Yogic Breathing Exercises – Pranayama
We talk of tensions in our muscles and in the way we breathe. In everyday life, however, we tend not to notice irregularities and unconscious reactions in our breath.
We are accustomed to them. In our muscles and our pattern of breathing, experiences are stored, which have left traces in our unconscious mind.
“Close the right nostril with the thumb and inhale deeply through the left. Then close the left nostril with the ring finger, open the right and exhale. Inhale again through the right and out through the left …”
“Breathe slowly, deeply and silently, without any interruption between rounds …” This is the beginning of Nadi Shodana, The Alternate Nostril Breathing.
When we work with the breath, it becomes possible to gradually let go of such tensions – this gives us strength to deal successfully with problems and energy to leave depression behind. Having had a few bad experiences in life does not mean that we cannot accomplish anything further.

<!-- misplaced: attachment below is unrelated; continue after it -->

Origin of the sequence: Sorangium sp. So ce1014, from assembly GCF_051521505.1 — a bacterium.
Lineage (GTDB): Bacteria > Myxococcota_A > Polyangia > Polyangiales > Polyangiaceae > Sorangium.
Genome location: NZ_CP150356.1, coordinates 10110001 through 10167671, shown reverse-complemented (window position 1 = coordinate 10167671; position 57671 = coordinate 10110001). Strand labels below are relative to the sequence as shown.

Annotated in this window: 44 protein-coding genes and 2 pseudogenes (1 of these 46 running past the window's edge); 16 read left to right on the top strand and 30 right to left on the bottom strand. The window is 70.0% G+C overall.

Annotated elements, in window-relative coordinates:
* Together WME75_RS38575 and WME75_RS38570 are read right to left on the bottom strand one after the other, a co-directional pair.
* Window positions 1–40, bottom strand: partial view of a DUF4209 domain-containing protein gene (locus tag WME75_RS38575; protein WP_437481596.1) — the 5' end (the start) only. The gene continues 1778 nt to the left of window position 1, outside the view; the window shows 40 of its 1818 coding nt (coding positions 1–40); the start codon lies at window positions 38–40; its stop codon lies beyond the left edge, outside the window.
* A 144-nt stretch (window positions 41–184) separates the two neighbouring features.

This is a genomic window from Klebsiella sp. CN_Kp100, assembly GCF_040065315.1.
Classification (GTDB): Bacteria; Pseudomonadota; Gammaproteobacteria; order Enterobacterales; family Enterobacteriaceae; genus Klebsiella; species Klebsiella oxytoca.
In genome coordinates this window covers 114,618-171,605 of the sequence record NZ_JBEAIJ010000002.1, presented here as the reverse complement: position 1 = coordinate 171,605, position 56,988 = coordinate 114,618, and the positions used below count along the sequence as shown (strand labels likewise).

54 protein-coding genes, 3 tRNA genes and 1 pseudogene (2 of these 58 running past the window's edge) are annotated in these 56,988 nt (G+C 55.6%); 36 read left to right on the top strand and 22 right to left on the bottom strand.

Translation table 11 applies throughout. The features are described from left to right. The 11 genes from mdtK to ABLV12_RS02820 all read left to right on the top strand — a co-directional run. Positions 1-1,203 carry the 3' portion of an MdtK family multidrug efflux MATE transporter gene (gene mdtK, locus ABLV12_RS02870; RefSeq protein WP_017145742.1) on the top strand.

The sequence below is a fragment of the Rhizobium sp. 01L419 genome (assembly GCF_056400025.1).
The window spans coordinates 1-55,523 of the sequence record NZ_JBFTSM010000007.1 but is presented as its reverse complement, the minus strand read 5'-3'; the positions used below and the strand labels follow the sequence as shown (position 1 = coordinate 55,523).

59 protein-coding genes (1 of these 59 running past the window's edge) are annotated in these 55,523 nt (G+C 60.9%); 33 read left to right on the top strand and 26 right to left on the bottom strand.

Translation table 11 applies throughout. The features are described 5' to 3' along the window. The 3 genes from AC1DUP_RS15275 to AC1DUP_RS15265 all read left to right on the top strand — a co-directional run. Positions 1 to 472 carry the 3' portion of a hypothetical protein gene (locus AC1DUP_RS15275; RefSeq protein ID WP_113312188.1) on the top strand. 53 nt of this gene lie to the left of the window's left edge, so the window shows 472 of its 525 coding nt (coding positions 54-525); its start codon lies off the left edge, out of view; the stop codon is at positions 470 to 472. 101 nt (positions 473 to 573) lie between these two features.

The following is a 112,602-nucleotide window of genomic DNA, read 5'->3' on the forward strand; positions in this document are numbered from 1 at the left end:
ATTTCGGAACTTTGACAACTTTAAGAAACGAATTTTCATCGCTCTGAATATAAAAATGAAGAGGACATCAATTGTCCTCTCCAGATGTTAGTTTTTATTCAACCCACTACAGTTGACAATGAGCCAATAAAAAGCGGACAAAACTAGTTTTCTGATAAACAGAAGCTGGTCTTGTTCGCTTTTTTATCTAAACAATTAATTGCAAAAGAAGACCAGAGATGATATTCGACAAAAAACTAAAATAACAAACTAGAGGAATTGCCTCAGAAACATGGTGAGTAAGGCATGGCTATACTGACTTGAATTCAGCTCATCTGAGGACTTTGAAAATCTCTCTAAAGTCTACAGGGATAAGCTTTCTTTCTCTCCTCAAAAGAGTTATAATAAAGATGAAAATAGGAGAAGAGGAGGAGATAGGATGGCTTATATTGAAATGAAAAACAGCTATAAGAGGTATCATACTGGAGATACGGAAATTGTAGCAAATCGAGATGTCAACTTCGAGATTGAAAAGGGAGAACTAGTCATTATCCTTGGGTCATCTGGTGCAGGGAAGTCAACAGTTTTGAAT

The body’s finer energy flows are cleared of blockages and inhibitions, which hinder the free passage of thoughts and feelings. Such hindrances often dull our senses and can be the cause of a troublesome emotional life. We lack the strength and harmony which ample and evenly distributed energy gives us.
“A person with a strong and radiant glow”, we say. If we stop and think about it, the words reveal that we are speaking of energy; of being present without diminishing ourselves, of being receptive and creative – able to experience and communicate.
The yogic breathing methods make us aware of our energy, so we can master it. This is the meaning of the word Pranayama and the purpose of these methods.
Read more about the Yogic Breathing Exercises: Why hold the breath?
The Alternate Nostril Breathing: Nadi Shodana’s influence on the brain